If COVID-19 hasn’t done enough damage to morale around the world, it has for Germans. Oktoberfest has been cancelled this year. The date of the event is September 19th, but the city of Munich has decided to cancel the event. Oktoberfest sees 6 million people descend onto Munich ready to drink until they are dancing naked to polka and grubbing sausages and pretzels like it’s the end of the world. The event has been put on hold, Oktoberfest vendors where going to offer the event to people who live in Munich and the surrounding regions, but Munich officials shot down the idea.
One thing that’s for certain, the festival started in 1810, is a massive cultural event for the German people. The festival brings in 1 billion euros in revenue for the city of Munich from September 19th – October 4th. Visitors consume more than 7 million litres of beer, 100 oxen, half a million chickens, and 140,000 pairs of sausages each year according to Reuters.
Oktoberfest started as a celebration of the marriage between the crown prince of Bavaria, later known as King Louis I, to Princess Therese von Sachsen-Hildburghausen. It didn’t take long before the event became a major affair. There was a horse race that occurred during the first Oktoberfest that was continued until 1960, when the festival turned into the all out binge fest it has become today. The Mayor of Munich will have to wait for 2021 to tap the first keg at Oktoberfest, hopefully we aren’t still hiding in our hovels by then.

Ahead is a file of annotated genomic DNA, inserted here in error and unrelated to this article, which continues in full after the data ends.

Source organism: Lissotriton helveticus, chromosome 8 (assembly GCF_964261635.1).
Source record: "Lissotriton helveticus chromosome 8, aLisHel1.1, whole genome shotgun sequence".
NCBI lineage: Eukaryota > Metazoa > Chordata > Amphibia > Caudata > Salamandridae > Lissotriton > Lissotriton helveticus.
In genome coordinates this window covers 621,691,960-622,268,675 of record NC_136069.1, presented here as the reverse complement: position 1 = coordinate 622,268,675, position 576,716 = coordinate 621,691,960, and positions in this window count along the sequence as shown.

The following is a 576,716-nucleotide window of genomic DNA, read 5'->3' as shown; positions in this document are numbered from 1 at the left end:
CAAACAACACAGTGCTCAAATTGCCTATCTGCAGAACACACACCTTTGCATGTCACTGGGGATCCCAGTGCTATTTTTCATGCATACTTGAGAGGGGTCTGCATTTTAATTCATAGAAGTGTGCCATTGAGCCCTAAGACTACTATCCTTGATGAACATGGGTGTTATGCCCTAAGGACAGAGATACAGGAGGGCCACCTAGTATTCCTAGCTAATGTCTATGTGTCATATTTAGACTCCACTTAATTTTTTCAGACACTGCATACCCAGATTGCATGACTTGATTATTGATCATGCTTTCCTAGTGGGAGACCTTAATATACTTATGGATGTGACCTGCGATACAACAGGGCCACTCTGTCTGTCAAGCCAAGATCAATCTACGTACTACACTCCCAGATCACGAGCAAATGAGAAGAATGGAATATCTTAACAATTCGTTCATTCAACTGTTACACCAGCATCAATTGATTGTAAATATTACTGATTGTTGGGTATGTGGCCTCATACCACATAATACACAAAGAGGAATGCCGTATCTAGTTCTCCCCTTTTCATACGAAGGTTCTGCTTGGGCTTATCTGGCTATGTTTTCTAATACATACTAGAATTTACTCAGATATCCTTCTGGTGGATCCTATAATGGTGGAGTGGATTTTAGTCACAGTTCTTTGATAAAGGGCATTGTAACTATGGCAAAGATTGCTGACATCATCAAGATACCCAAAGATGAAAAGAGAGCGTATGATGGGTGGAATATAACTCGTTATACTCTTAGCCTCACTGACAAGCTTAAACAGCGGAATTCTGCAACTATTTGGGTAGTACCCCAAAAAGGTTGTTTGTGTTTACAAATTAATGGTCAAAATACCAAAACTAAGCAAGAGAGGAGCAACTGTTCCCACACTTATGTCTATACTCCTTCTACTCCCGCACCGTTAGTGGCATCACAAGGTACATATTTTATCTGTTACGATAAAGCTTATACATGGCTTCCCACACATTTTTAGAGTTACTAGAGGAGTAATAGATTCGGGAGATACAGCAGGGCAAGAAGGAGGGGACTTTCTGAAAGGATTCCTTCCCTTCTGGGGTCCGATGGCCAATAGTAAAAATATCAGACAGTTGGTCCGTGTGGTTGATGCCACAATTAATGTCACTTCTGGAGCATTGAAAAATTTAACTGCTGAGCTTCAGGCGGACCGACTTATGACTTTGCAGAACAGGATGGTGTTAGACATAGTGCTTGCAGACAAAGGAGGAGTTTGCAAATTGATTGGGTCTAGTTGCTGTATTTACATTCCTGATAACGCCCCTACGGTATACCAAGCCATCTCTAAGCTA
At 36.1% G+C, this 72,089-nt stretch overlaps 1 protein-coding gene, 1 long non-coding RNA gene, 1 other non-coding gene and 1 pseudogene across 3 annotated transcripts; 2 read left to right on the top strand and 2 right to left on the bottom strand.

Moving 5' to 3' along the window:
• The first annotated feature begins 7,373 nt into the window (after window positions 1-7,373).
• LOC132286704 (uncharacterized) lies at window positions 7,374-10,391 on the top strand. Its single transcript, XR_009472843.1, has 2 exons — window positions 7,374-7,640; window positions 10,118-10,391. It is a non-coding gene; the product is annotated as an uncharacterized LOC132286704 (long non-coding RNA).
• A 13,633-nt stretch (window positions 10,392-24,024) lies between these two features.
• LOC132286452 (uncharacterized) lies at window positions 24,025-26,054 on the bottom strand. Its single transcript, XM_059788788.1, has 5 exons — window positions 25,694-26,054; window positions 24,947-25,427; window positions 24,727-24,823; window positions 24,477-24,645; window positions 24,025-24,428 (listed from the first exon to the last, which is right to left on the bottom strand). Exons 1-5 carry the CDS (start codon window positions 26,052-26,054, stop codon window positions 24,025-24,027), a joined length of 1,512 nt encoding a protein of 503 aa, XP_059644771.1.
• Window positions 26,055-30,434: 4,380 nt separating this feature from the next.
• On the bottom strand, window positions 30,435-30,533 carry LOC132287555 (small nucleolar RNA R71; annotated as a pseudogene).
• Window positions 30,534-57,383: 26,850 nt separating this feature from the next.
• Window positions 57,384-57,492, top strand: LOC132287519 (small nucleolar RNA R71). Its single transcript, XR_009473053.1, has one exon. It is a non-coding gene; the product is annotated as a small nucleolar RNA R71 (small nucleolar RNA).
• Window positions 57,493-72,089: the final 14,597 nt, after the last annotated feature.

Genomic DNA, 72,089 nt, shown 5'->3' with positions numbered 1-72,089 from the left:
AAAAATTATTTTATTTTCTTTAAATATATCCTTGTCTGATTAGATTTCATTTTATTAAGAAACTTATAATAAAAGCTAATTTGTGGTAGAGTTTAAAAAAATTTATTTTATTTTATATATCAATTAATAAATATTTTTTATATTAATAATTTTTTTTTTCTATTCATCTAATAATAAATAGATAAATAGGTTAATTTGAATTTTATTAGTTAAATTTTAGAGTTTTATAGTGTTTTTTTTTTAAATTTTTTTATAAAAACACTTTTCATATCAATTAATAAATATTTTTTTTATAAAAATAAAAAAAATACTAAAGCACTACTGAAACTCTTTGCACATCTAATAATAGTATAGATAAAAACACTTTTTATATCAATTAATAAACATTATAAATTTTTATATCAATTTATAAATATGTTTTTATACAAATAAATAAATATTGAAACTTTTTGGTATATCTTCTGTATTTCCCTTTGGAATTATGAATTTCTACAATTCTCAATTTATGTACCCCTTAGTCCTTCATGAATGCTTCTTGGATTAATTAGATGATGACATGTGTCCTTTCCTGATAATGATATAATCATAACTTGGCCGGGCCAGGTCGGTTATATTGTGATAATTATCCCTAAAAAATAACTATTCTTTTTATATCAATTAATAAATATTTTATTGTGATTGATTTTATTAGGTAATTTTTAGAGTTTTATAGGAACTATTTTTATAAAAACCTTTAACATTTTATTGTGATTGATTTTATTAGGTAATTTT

If there was one country that has long dominated the world of beer, it’s been Germany. They have been creating some of the finest beer in the world for generations and Oktoberfest is the ultimate celebration of that fact. Pasty white Germans pack into beer hall style tents where they drink and drink and laugh and sing until they fall off their stools.
Oktoberfest has been a destination for travelers from all corners of the globe for decades. From beer snobs to frat boy’s looking for an epic bender, Oktoberfest has been a beacon of light for beer drunks the world over. So much so that mini Oktoberfests have popped up anywhere Germans have migrated to over the years. But nothing compares to the original.
Hopefully next year by the time Oktoberfest comes around we will have a vaccine ready for the public. If not, there will be a whole lot of angry beer snobs cursing the heavens. Knowing how things are going for Germany during this pandemic, I wouldn’t be surprised if they have a solution for COVID-19 by the time next Oktoberfest comes around.